Enjoyed this greatly. The Monty Hall example is worth the whole price of the book. I had a lot o f fun discussing this with friends and family. One thing though they don't tell you is that this is only part one of a two part series. I can't find part two at all in Audible. It does not show on the title until you download it and then abruptly at the end of this part.
I should have guessed that listening to Maths is not the way to learn about it! Ideas such as Pascal's triangle are not easily grasped by a spoken description. There is a lot of repetition in this book, concerning the lives of various mathematicians, and how their theories have been read, re-read re worked, and reapplied. Very little of this book was new to me, and I think the title should have read "an introduction to probability theory, with historical references". The populist title used by the author, I don't feel to be a good description of the contents.
Fortunately, I got this book at cut price. I'm glad I didn't pay the original price for it.
Mlodinow is inspired; he finds stories, analogies, mysteries and histories that make the development of probability theory fascinating. I really enjoyed the book. The mathematics and the concepts were so easy to follow - building so solidly from step to step. I think I truly understand probability better now than I did after years of university statistics. Without (visible) effort Mlodinow has gifted me with understanding of the heart of probability - without that slightly panicked feeling of groping over it's slippery, mathematical surface. Seriously.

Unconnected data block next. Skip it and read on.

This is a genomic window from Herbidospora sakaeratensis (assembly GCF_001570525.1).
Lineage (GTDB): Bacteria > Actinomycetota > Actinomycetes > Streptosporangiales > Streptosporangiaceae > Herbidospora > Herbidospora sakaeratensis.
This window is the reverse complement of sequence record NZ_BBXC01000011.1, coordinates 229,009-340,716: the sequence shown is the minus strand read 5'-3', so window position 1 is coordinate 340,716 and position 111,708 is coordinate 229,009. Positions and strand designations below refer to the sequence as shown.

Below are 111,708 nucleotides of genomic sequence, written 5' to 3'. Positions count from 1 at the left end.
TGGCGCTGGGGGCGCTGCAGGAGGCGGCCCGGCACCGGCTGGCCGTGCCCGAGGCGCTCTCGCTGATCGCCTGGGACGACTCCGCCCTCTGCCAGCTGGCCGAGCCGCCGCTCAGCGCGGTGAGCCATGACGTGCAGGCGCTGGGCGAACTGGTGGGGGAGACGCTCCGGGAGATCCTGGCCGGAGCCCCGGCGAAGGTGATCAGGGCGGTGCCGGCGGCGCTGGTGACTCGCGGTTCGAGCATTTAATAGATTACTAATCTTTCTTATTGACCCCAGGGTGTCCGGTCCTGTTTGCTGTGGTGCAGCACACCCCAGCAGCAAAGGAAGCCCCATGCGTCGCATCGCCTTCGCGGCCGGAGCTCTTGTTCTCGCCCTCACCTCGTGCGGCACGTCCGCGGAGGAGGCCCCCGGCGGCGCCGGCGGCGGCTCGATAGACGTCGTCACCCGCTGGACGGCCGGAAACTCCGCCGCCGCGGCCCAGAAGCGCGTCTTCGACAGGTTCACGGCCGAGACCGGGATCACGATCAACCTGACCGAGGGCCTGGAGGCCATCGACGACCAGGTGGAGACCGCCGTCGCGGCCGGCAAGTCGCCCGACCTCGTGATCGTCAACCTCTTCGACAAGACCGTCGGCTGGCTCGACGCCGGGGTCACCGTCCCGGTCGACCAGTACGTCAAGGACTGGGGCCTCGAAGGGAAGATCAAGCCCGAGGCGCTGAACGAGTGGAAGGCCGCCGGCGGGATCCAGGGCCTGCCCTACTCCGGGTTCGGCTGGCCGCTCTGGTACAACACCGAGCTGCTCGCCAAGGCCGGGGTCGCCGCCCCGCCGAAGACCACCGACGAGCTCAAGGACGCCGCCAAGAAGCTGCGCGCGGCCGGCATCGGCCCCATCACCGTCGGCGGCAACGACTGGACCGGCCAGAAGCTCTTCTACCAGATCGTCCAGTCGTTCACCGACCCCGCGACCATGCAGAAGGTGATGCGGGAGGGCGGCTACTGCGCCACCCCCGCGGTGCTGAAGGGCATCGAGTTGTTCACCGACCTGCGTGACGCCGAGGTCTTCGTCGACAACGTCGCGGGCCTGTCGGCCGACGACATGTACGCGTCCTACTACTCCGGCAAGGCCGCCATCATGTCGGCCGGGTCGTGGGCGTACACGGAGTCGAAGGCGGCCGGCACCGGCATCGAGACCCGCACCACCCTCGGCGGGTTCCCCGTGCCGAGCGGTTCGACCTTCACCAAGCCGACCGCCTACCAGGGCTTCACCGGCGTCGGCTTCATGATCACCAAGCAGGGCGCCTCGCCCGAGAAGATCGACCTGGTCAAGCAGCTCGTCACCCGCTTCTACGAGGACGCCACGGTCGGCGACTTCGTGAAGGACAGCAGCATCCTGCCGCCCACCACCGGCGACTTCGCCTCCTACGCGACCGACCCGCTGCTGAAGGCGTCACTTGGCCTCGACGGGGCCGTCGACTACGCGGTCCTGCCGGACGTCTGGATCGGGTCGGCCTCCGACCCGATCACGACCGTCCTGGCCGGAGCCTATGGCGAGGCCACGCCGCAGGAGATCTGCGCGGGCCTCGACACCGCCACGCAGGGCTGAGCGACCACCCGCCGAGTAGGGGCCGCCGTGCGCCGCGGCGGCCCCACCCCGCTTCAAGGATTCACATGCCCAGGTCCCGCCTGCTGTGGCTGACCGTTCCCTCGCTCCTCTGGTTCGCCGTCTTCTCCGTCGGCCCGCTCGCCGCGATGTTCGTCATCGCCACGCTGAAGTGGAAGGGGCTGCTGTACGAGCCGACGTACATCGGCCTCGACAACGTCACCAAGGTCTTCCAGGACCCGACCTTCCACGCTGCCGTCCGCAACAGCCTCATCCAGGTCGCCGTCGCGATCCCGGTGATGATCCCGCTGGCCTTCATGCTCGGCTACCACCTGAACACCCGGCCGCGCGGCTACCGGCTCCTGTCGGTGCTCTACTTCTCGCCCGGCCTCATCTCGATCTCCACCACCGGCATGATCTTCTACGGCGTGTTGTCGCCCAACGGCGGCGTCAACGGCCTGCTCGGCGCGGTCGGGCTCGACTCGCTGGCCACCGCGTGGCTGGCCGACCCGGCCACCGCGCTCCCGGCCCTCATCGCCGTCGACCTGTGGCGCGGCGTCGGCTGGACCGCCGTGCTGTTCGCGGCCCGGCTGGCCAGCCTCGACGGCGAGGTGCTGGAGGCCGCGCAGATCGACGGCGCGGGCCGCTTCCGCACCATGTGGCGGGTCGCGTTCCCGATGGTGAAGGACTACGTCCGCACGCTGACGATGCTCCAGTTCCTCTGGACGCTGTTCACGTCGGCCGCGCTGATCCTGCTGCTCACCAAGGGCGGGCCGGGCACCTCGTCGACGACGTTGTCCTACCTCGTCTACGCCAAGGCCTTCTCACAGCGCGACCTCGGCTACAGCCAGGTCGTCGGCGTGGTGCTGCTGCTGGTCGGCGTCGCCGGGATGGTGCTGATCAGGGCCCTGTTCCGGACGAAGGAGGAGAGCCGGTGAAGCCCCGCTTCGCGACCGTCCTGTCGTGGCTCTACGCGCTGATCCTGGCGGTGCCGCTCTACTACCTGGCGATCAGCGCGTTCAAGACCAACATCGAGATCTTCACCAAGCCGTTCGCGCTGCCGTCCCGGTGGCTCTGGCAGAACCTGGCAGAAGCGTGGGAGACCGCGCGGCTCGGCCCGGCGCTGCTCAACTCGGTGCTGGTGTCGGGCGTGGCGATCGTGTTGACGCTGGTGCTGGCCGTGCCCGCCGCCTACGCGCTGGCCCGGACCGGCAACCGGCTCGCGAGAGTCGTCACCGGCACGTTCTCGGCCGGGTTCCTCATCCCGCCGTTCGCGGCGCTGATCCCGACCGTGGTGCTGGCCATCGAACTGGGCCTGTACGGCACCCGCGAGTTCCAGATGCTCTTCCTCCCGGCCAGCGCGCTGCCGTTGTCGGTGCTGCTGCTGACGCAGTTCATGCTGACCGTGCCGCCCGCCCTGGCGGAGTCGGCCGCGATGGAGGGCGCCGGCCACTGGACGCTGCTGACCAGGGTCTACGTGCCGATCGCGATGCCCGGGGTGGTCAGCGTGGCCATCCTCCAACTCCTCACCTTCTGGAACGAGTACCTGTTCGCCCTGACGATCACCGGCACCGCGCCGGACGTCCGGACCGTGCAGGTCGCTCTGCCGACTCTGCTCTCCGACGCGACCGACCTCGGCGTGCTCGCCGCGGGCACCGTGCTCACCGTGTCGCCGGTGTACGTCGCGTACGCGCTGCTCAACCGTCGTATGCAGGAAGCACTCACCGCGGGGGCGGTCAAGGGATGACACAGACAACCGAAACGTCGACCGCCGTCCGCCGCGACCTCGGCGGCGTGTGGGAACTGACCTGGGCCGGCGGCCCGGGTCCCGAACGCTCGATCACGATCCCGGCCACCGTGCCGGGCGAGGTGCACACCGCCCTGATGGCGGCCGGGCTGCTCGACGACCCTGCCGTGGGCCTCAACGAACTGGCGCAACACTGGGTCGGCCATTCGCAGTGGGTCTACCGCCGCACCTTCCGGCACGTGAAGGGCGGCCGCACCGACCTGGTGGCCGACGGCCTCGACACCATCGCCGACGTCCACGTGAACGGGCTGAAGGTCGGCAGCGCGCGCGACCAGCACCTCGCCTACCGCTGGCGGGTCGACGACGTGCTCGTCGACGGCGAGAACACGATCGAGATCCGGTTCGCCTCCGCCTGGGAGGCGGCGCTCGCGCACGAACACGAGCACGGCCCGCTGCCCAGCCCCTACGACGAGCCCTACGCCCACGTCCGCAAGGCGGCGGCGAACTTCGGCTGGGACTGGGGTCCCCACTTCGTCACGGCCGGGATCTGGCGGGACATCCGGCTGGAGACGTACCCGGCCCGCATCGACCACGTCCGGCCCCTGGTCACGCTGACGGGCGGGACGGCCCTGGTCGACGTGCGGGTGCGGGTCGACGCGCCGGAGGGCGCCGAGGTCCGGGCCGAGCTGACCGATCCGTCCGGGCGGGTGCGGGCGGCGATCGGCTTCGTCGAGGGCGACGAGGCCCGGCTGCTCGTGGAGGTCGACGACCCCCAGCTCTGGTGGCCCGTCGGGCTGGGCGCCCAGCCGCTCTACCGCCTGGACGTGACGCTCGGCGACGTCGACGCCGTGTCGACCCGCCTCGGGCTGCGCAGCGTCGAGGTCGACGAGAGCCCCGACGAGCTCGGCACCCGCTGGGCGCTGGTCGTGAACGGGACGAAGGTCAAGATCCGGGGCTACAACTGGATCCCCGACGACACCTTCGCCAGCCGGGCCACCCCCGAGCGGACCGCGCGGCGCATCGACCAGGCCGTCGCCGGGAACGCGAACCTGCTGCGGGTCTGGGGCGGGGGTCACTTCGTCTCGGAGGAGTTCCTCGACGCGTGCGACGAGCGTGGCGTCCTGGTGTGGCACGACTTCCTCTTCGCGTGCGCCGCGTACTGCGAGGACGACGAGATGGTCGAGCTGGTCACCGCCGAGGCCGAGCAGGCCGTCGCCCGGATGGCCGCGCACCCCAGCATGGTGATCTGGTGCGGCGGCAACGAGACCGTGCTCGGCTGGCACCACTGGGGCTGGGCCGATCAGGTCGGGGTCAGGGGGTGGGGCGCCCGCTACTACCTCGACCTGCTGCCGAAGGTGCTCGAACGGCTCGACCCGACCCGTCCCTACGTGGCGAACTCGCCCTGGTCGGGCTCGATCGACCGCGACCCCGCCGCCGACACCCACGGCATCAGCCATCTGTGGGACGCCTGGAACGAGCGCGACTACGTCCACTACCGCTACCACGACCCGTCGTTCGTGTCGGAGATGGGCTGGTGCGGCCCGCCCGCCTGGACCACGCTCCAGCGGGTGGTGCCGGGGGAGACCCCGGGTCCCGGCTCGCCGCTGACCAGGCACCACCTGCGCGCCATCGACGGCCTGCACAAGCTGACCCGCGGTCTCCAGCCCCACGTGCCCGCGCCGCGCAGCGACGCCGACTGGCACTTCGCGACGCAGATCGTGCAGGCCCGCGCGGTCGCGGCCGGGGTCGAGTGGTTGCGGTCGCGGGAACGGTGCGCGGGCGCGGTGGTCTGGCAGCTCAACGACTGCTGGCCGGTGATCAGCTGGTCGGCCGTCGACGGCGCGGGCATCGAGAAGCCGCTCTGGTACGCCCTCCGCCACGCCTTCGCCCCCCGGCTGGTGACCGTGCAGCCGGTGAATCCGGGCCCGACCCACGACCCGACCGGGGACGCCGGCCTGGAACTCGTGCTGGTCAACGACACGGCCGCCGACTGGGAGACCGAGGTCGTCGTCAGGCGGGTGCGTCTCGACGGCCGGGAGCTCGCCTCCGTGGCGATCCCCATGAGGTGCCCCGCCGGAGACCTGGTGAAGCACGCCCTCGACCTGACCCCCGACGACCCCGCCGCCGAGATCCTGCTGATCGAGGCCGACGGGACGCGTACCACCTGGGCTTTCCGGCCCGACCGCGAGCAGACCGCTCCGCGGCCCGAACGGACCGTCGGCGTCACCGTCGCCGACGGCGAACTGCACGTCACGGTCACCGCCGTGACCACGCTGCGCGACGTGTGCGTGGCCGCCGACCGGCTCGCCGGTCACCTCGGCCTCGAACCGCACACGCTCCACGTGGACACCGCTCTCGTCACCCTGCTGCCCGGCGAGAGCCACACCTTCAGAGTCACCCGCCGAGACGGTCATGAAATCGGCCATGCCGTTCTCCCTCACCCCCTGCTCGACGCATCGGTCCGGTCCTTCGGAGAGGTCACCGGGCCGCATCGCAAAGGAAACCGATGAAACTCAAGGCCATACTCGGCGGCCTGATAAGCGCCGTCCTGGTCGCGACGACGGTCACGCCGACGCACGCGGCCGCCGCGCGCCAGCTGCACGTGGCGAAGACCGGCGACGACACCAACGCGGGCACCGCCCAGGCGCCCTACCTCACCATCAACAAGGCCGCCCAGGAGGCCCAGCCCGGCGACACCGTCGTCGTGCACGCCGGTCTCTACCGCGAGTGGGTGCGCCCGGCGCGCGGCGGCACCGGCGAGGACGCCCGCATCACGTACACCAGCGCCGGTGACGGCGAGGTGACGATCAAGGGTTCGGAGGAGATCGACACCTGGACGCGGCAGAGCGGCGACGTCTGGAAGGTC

Lloyd James performance is fantastic. I love his voice, his pace, his modulation. Lloyd adds greatly to Mlodinow's intent to make this a joy and a conversation. (Loyd's voice niggled at me for ages, so certain was I that I had heard it before. Finally I twigged that he was the gent of the Russian accent performing Heinlein's "The Moon Is a Harsh Mistress"! Another excellent job.)